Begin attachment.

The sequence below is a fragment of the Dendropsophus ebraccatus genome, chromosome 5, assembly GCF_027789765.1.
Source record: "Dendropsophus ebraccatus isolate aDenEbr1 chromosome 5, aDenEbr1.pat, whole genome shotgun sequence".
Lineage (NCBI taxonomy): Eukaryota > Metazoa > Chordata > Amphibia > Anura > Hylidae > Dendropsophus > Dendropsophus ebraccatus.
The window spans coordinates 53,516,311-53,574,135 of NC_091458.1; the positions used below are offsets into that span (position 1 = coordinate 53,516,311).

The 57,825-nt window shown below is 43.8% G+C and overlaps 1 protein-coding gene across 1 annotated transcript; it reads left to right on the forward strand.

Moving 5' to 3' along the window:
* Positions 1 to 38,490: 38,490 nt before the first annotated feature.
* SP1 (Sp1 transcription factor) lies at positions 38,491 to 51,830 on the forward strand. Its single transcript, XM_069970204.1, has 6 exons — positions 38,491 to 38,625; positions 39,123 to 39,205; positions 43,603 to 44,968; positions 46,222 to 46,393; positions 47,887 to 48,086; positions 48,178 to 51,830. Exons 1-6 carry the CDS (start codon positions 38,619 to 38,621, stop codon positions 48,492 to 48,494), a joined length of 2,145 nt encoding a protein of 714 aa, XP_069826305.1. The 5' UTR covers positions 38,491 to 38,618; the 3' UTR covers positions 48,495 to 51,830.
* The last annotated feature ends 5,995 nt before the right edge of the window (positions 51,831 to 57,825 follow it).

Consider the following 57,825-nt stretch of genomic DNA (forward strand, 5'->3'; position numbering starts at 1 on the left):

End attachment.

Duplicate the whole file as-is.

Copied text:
The sequence below is a fragment of the Dendropsophus ebraccatus genome, chromosome 5, assembly GCF_027789765.1.
Source record: "Dendropsophus ebraccatus isolate aDenEbr1 chromosome 5, aDenEbr1.pat, whole genome shotgun sequence".
Lineage (NCBI taxonomy): Eukaryota > Metazoa > Chordata > Amphibia > Anura > Hylidae > Dendropsophus > Dendropsophus ebraccatus.
The window spans coordinates 53,516,311-53,574,135 of NC_091458.1; the positions used below are offsets into that span (position 1 = coordinate 53,516,311).

The 57,825-nt window shown below is 43.8% G+C and overlaps 1 protein-coding gene across 1 annotated transcript; it reads left to right on the forward strand.

Moving 5' to 3' along the window:
* Positions 1 to 38,490: 38,490 nt before the first annotated feature.
* SP1 (Sp1 transcription factor) lies at positions 38,491 to 51,830 on the forward strand. Its single transcript, XM_069970204.1, has 6 exons — positions 38,491 to 38,625; positions 39,123 to 39,205; positions 43,603 to 44,968; positions 46,222 to 46,393; positions 47,887 to 48,086; positions 48,178 to 51,830. Exons 1-6 carry the CDS (start codon positions 38,619 to 38,621, stop codon positions 48,492 to 48,494), a joined length of 2,145 nt encoding a protein of 714 aa, XP_069826305.1. The 5' UTR covers positions 38,491 to 38,618; the 3' UTR covers positions 48,495 to 51,830.
* The last annotated feature ends 5,995 nt before the right edge of the window (positions 51,831 to 57,825 follow it).

Consider the following 57,825-nt stretch of genomic DNA (forward strand, 5'->3'; position numbering starts at 1 on the left):